In the end, Ned demonstrates his love for Rachael, in an act of altruism, with fatal consequences. Childhood demons are revisited and eliminated - literally.

This film was made 9 years ago, long before Jeremy Renner's Oscar-nominated role in The Hurt Locker, and his performance in Neo Ned was sound. I believed him as this emotionally unstable young man, searching for some stability. Union showed that she can pull off something more challenging than the usual, if given the opportunity to do so; granted, as I said, she wasn't consistent in her performance.

It's a scrappy little film; atmospheric, with its mostly dark, saturated colors, and mood music. And there are some genuinely funny, quirky moments delivered by Renner in that offbeat, "indie-drama" way.

Almost any film made after 1975 that takes place mostly in a mental institution will likely be compared to Milos Forman's multiple award-winning One Flew Over The Cuckoo's nest. But Neo Ned isn't at all trying to be that film, thankfully. Given such a bizarre premise, director Van Fischer really could have dug deeper and created something much more exhilarating and thought-provoking with Neo Ned. But this was a respectable start.

Overall, a decent flick, even though predictable and cliched; but it had enough to keep me engaged for much of its 97 minute running time.

I'd say see it once, but no rush.


Neo Ned by skinandbones

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6 Comments

  • urbanauteur | August 8, 2013 1:26 PMReply

    Interesting premise;-)

  • Monique a williams | July 31, 2013 4:38 PMReply

    I'd been meaning to watch this for years. Thanks for the review.

  • Mekisha Hale | July 31, 2013 3:20 PMReply

    Just read the article on Neo Ned starring actor Jeremy Renner and actress Gabrielle Union. It was some time ago no cable I remember watching this unusual film. At one point I watch it without feeling if it was going to be good or not. But found it to be some what pretty good movie it wasn't the sort of film that usually you would see the way it was love story but just not in the basic love story that was written in a Hollywood way. But independent movie way without boundaries it did something to make you rethink about these characters Gabrielle Union acting did catch in the movie it was profound and Ned truly in a way did love Rachael. I found the movie to be interesting then what was the first notion after watching it wasn't as bad as I thought.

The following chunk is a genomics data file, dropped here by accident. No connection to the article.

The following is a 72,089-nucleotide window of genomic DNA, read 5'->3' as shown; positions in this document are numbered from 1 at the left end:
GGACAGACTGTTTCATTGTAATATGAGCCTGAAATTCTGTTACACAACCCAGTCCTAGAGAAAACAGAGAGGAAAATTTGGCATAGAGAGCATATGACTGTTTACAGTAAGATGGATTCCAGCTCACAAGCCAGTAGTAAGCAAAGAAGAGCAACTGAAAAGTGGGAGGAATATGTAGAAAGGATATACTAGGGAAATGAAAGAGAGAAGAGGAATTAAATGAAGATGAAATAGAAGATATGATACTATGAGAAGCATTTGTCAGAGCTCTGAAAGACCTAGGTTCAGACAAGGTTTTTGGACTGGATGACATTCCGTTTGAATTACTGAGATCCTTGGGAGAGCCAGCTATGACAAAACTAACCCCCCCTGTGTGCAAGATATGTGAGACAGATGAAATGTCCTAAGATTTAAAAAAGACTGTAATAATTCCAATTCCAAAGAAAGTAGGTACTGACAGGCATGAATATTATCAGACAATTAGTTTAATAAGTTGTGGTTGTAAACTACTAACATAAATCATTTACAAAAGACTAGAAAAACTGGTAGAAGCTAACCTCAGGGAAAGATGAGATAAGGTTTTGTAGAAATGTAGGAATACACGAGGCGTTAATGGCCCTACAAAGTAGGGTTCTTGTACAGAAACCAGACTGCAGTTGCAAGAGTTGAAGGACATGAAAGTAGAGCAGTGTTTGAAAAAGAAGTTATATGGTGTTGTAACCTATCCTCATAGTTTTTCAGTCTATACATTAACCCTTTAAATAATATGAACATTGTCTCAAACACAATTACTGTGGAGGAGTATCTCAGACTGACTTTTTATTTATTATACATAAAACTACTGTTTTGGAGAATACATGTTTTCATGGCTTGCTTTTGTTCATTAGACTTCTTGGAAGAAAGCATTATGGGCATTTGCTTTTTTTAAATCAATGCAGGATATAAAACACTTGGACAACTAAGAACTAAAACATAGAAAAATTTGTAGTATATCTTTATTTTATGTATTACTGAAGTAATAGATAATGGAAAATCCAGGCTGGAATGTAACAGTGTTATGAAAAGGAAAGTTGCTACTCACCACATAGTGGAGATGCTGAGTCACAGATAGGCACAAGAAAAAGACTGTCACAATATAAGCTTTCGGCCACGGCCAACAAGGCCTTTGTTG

• Donella | July 31, 2013 1:08 PMReply

    LOL@this movie.

  • Grace | July 30, 2013 11:44 PMReply

    Such an incredibly acted movie, Jeremy Renner was and is amazing, and I wish Gabrielle Union chose more roles like this cause she can do them when paired with someone as great as Renner. It's a shame to see a film like this shelved so much, it really is (despite admitted cliches) a great indie romantic film with off beat and honest comedy. It is scrappy, rough around the edges and somehow formulaic, but its still refreshing. It's good in the way that a great low budget indie is good. I own it, and its worth a watch every once in a while when I can muster the emotional energy I need to keep up with Renner's character!

  • CC | July 30, 2013 10:56 PMReply

    I saw it once and now I am hush... wouldn't recommend it to any of my friends.

    Well, if you've seen one Hollywood mental institution scene and their off beat characters, you've seen this flick. Really, Neo Ned (Jeremy Renner) got on my damn nerves being a complete jerk. I'm serious, I didn't feel once ounce of compassion for this di*khead.